2. Schools are responsible for determining student contact hours. Please refer to University Policy on contact hours (extract contained within section 10 of the Module Descriptor guidance note).
    This will normally be variable across Schools, dependent on Programmes &/or Professional requirements.

Equality and Diversity
Aligned with the overall commitment to equality and diversity stated in the Programme Specifications, the module supports equality of opportunity for students from all backgrounds and with different learning needs. Using Moodle, learning materials will be presented electronically in formats that allow flexible access and manipulation of content (part-time and distant learning students should check with their programme leader for any queries). The module complies with University regulations and guidance on inclusive learning and teaching practice. Specialist assistive equipment, support provision and adjustment to assessment practice will be made in accordance with UWS policy and regulations. The University’s Equality, Diversity and Human Rights Policy can be accessed at the following link:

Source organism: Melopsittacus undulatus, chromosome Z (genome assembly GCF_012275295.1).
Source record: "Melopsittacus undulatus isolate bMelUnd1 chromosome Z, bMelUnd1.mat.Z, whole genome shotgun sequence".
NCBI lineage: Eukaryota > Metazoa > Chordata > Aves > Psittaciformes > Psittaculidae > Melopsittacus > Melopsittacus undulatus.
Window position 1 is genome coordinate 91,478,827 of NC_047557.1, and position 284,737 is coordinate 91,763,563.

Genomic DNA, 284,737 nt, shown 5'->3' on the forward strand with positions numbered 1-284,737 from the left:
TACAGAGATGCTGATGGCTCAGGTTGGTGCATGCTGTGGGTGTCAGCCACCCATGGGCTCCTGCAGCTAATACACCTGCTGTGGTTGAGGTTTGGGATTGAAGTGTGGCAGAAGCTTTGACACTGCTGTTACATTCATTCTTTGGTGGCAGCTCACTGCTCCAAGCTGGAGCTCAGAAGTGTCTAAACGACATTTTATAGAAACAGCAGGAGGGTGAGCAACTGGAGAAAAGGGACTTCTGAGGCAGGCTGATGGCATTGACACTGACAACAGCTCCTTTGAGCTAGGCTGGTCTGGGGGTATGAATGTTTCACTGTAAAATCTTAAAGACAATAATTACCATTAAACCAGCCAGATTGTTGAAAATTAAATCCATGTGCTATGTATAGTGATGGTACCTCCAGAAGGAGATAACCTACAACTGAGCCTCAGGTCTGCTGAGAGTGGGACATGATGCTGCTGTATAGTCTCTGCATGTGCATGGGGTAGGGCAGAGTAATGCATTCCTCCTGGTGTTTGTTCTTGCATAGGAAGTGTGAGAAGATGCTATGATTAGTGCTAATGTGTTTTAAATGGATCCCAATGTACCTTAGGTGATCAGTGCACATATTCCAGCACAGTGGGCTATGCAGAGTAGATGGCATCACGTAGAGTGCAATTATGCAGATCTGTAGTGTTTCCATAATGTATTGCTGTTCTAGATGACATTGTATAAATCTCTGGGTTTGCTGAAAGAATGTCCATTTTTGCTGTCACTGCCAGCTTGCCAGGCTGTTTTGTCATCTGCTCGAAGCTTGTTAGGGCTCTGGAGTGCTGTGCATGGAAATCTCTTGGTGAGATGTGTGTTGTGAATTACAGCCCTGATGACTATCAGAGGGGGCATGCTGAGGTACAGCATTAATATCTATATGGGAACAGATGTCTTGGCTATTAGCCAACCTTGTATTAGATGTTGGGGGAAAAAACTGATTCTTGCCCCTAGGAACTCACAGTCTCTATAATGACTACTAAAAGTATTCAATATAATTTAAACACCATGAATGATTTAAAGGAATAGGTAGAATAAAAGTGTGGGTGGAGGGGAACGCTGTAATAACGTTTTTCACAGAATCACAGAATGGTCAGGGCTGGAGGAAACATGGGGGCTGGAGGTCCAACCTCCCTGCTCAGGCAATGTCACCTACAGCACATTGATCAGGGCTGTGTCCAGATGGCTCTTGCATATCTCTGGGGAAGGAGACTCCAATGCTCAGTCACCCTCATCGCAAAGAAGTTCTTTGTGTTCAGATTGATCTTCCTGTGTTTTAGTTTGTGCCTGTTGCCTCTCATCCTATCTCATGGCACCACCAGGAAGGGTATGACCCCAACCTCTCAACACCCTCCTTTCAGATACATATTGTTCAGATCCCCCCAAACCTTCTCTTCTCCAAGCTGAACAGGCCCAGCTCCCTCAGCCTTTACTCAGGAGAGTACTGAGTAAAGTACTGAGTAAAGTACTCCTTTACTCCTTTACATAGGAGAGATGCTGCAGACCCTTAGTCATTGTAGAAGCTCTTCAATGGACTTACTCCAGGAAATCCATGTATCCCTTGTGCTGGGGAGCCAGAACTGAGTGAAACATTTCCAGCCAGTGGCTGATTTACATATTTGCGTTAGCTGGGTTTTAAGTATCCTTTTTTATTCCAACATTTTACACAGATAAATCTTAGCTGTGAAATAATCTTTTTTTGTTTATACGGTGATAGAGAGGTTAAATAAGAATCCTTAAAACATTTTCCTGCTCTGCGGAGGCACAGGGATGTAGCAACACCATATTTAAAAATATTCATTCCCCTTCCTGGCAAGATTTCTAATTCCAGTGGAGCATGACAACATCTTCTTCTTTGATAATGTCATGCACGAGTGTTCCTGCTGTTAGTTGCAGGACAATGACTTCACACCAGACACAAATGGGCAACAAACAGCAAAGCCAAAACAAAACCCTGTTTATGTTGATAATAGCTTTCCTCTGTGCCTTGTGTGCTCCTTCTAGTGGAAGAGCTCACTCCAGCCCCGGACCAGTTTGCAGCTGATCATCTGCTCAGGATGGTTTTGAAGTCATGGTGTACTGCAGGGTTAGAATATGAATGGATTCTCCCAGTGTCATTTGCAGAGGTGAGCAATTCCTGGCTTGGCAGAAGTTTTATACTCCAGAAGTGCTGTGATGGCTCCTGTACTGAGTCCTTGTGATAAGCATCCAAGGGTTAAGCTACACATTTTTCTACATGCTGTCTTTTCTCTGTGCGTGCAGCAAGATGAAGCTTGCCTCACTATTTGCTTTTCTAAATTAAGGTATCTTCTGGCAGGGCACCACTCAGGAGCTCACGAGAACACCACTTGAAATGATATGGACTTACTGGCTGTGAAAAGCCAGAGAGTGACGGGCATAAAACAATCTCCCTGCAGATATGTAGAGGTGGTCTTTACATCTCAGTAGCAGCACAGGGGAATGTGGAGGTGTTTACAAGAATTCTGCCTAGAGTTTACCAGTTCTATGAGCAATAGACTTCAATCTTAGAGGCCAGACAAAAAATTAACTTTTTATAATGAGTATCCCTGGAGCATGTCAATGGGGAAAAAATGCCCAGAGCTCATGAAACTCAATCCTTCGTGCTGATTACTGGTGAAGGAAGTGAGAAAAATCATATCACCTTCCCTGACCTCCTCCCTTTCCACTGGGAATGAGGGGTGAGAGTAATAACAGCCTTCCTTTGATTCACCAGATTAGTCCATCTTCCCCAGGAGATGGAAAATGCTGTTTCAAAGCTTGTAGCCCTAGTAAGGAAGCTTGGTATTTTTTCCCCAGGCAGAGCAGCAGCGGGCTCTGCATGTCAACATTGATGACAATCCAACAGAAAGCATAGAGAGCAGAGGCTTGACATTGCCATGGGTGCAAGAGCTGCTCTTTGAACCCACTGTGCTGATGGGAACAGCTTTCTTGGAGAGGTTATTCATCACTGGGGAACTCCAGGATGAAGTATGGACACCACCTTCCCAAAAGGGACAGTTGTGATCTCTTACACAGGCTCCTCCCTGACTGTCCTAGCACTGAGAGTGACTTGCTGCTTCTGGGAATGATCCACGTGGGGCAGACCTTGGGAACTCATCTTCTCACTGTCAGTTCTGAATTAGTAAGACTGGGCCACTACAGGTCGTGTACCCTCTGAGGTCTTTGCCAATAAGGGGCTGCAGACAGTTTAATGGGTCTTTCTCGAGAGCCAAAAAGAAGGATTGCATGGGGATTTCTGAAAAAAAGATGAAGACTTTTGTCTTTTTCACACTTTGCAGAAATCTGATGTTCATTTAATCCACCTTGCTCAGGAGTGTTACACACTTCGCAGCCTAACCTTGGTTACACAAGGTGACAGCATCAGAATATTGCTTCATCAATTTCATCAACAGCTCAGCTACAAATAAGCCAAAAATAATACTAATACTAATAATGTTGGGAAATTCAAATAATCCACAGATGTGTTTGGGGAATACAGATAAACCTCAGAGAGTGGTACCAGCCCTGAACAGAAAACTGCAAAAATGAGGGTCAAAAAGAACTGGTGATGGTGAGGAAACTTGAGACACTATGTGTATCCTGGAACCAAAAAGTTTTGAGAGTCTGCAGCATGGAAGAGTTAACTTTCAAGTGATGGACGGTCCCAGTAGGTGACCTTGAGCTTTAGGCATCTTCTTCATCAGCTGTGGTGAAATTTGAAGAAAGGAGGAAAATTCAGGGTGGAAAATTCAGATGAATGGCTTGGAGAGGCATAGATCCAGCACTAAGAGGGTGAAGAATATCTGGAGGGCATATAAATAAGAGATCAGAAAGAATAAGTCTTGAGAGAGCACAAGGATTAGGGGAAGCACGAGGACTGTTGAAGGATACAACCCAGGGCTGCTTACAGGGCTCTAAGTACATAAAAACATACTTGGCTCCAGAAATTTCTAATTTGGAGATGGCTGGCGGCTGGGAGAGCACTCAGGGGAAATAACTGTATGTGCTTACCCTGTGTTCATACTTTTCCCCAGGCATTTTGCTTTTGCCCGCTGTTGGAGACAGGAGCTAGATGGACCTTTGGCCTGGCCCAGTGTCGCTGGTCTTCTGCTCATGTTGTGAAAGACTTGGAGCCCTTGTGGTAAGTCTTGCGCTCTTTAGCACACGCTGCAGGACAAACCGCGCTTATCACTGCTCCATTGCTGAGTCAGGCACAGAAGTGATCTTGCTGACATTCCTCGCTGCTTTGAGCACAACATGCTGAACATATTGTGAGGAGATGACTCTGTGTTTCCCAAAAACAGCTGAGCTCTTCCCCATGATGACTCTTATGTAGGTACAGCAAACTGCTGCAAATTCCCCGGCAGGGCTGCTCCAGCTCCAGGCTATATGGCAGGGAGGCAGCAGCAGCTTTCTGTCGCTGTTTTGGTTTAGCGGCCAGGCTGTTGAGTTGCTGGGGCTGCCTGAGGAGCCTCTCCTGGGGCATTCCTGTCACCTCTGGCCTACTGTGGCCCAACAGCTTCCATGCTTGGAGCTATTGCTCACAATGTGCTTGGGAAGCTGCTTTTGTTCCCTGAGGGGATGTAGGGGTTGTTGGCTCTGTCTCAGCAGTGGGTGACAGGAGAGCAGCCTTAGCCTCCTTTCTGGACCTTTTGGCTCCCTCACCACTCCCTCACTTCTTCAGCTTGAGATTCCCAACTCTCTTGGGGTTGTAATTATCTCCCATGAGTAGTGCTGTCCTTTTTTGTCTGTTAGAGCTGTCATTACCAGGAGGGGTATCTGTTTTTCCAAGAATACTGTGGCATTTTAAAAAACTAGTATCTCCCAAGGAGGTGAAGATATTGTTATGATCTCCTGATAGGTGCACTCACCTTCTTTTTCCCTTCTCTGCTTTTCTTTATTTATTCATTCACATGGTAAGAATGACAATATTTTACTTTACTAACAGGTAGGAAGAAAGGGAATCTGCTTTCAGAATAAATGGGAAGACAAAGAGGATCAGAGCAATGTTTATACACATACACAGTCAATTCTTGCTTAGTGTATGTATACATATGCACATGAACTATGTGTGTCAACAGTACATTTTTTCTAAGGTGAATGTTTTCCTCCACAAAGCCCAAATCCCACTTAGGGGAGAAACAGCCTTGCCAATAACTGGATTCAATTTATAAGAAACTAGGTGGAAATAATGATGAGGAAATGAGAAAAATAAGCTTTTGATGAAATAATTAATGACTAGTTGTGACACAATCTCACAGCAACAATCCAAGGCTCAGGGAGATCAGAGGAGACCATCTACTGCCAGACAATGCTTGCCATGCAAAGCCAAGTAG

Our partners are fully committed to the principles and practice of inclusiveness and our modules are designed to be accessible to all. Where this module is delivered overseas, local equivalent support for students and appropriate legislation applies.

UWS Equality and Diversity Policy
(N.B. Every effort will be made by the University to accommodate any equality and diversity issues brought to the attention of the School)

2014 University of the West of Scotland

University of the West of Scotland is a Registered Scottish Charity.

Charity number SC002520.